I have recently watched the talk Fine-Grained Sandboxing with V8 Isolates, by Cloudflare Workers’ chief architect.
The TL;DR is that V8 (the JS engine) can create sandboxed environments where users’ code can be executed. These execution environments are called V8 Isolates.
The interesting bit is that you can create a single process, a single V8 instance, and potentially thousands of isolates, thus allowing to run serverless functions with an extremely lower latency compared to other serverless platform that need to create both a container and a process where the container runs.
Since these isolates are a feature of the JS engine, I was wondering if there is a similar thing for the JVM. I think it would be really powerful to pay the price of starting the JVM only once for multiple tenants.
I came across 2 resources:
- the java.lang.isolate package, that describes the Isolate API;
- the article Isolates and Compressed References: More Flexible and Efficient Memory Management via GraalVM, that gives a good high-level overview of these isolates and discuss how they are implemented in GraalVM.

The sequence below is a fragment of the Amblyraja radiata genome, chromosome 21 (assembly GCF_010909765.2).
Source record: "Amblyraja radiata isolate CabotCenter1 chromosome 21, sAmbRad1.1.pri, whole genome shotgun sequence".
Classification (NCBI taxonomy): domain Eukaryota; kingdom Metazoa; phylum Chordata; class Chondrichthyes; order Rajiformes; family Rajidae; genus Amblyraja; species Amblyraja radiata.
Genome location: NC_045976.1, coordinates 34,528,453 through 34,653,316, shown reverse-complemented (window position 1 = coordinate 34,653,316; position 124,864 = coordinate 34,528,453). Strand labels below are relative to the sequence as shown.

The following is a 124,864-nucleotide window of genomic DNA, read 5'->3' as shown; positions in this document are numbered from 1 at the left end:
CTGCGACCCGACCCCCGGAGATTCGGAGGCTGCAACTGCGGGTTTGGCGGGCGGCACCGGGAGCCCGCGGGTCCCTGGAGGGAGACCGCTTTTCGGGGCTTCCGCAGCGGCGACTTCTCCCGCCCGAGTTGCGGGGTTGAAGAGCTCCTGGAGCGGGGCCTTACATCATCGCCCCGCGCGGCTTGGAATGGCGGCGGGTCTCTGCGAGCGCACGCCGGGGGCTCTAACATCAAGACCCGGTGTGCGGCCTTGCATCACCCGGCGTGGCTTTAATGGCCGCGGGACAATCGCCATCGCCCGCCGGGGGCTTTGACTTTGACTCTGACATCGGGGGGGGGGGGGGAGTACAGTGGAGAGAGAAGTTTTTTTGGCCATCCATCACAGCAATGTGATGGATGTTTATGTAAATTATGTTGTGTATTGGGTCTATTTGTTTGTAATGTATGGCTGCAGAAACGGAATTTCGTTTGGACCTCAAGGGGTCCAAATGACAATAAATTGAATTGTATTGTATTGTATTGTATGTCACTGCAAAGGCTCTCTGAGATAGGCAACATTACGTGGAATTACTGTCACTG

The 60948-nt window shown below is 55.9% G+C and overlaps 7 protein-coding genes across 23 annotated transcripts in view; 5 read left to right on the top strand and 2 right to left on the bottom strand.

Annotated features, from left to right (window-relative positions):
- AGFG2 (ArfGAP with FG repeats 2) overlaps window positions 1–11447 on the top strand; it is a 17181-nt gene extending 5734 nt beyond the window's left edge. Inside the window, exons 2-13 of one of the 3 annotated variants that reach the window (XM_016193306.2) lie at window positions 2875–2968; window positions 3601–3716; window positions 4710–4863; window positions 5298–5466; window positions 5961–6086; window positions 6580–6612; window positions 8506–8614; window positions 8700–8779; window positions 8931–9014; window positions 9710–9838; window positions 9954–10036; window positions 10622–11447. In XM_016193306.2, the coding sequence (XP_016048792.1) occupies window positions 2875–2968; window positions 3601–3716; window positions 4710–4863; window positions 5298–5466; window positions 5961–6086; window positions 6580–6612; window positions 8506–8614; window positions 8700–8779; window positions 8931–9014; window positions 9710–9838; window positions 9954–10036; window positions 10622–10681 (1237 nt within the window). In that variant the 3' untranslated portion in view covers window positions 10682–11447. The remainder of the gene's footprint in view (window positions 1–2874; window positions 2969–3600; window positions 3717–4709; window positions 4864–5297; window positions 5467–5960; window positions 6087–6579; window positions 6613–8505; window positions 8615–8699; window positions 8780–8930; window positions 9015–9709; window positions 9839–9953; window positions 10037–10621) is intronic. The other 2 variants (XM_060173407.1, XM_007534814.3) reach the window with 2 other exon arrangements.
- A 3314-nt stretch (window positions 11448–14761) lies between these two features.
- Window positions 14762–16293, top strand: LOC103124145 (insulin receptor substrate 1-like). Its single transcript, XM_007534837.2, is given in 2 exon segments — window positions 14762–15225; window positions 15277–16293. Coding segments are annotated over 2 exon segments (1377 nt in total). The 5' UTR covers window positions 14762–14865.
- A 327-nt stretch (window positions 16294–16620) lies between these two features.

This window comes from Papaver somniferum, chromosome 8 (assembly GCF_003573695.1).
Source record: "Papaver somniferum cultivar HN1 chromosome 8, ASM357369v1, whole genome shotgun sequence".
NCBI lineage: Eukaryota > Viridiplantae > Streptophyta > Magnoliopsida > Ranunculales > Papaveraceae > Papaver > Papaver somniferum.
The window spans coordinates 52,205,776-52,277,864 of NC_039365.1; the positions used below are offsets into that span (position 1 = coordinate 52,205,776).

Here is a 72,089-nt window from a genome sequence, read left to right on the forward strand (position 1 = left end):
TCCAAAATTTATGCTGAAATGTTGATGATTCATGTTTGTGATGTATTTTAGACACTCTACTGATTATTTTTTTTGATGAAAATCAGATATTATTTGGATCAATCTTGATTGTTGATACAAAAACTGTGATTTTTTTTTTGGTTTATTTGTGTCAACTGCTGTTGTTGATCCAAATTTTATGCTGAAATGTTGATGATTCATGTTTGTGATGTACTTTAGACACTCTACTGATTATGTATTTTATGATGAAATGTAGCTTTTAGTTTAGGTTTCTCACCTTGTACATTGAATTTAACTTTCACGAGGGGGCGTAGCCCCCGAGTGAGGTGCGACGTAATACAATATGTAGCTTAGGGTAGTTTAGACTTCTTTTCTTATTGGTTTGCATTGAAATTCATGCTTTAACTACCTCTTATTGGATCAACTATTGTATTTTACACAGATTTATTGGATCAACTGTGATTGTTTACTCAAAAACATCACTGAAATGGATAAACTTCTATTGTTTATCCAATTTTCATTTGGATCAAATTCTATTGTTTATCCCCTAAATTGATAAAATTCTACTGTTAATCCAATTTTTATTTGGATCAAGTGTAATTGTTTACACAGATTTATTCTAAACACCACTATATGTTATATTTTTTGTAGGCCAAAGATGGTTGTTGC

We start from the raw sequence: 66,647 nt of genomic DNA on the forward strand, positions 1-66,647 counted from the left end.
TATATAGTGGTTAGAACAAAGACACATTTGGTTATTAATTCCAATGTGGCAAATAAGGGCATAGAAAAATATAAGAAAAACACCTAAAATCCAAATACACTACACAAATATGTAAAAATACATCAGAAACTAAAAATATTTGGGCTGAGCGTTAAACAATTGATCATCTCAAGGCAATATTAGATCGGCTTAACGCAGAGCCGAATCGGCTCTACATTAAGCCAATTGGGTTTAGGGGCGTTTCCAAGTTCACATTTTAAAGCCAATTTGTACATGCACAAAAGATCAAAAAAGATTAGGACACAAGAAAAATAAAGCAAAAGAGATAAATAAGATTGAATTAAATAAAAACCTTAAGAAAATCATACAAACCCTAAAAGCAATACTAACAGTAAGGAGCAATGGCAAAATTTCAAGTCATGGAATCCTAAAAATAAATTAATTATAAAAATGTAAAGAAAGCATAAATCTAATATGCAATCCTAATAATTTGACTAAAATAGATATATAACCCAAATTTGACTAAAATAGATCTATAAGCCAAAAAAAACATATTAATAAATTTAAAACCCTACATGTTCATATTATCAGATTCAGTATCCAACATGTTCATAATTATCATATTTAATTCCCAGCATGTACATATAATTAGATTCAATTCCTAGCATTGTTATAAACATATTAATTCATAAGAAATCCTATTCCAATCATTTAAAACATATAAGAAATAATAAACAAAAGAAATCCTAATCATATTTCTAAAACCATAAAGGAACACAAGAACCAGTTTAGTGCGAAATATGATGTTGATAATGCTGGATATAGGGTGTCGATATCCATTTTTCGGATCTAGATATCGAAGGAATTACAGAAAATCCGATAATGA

Here is a quote from the aforementioned article:
A GraalVM isolate is a disjoint heap that allows multiple tasks in the same VM instance to run independently. In a traditional Java application server, all of the tasks share the same memory heap, and if one task uses a lot of memory it can trigger garbage collection (GC), slowing down the other tasks sharing that heap. Isolates are provably disjoint, so each isolate can be garbage-collected independently (or just destroyed before any GC is needed).
As far as I understand, in the Java ecosystem only GraalVM implemented the Isolate API described in the java.lang.isolate package. Are you aware of other implementations? Could you share your thoughts/opinions on this technology? Thanks!